SINGAPORE: The Ministry of Manpower (MOM) has launched a pilot programme to allow 15 cleaning companies in Singapore to recruit workers from four more countries to offer part-time cleaning services to households.
Currently, they can only recruit work permit holders from Malaysia, China and North Asian sources.
Now, the cleaning service providers are allowed to hire from India, Myanmar, Sri Lanka and Thailand too.
The Household Services Scheme (HSS) is intended to help the industry meet increasing demand for part-time household services, MOM said.
Companies participating in the scheme, such as Home Cleanz and Amahs on Wheels, will provide workers for part-time household services such as cleaning, and they can be deployed to multiple households.
They will also live in company-provided accommodation, unlike live-in foreign domestic workers (FDWs).
Second Minister for Home Affairs and Manpower Josephine Teo said in an interview with Mediacorp journalists on Tuesday (Jan 30) that some families in Singapore hire foreign domestic workers (FDWs) specifically for household chores such as cleaning and tidying.
"If we can encourage families who only need cleaning services to go for part-time cleaning providers, we can perhaps ease off the demand of FDWs and allocate them to those who need FDWs as a caregiver," Mrs Teo said in Mandarin.
IT MAY NOT BE CHEAPER TO HIRE FOREIGN PART-TIME CLEANERS OVER LOCAL ONES
Agencies that Channel NewsAsia spoke with say that hiring foreign part-time cleaners will probably not translate to savings for clients who are choosing between local and foreign part-time cleaners.
Bryan Goh, director of A1 Services, said they have hired 13 such workers from Myanmar since September. The agency provided a six-month training course in Myanmar on basic housework such as toilet cleaning and also language lessons so that the workers have some understanding of English.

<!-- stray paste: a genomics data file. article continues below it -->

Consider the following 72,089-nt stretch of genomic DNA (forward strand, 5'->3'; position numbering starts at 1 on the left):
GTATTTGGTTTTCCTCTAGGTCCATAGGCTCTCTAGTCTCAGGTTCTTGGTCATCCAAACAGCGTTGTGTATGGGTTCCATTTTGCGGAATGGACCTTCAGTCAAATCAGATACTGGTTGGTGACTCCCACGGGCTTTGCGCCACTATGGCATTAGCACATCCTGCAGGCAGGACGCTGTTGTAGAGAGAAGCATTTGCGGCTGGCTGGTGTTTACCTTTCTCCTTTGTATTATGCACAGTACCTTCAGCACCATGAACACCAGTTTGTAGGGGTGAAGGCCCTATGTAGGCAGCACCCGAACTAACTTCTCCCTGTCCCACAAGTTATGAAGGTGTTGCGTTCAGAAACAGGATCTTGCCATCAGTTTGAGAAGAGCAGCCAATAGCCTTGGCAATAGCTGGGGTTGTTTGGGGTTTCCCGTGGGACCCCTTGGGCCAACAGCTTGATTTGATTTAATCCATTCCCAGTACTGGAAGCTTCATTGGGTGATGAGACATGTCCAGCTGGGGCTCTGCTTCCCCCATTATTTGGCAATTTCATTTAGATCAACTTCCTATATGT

"We also pay for their transport fares and mobile data, and we teach them how to use maps on their phone so that they know how to move around," Mr Goh said.
Angie Goh, director for Amah On Wheels, said that the training time is also another reason why it costs the same to hire local and foreign part-time cleaners.
"It takes longer to train a foreigner. Depending on the person, it can take two to three months to train a foreign part-time cleaner compared to two weeks to a month for a local part-time cleaner. During the training period, we continue to pay their salary," Ms Goh said.
For participating in HSS, Amah On Wheels has increased its recruitment of foreign part-time cleaners from Malaysia. The scheme means they are able to hire more foreigners on top of their existing foreign worker quota.
"We also face the same (manpower crunch) problems. Our traditional source of cleaners, the locals, are disappearing so we have to be flexible to hire from foreign sources. So it may even be more costly to hire foreign part-time cleaners. The scope of work and expectations from clients are the same, as with local part-time cleaners," Ms Goh said.
"The upside is that the foreign part-time cleaners are younger. If they are trained properly, they can stay with you for a long time. They have more energy to work and are more willing to work," she added. This view was also echoed by other agencies.
In terms of the hourly rates for hiring cleaners, only one agency is pricing foreign part-time cleaners lower in comparison to local ones. Three other agencies CNA spoke to are pricing hourly charges of their local and foreign part-time cleaners at the same level.
Desmond Chin, executive chairman of Advancer Global, said that the demand for part-time cleaners will increase. Advancer Global is the parent company to two cleaning service providers Master Clean and World Clean under this scheme.
"Generally, the Singapore market requires infant caretakers and elderly caretakers. These two groups are handled by the FDWs, and we need another group of workers for household services," he added.
The pilot scheme started last September and is running for a year. At that point, MOM will then assess whether to extend the pilot or to make the scheme permanent.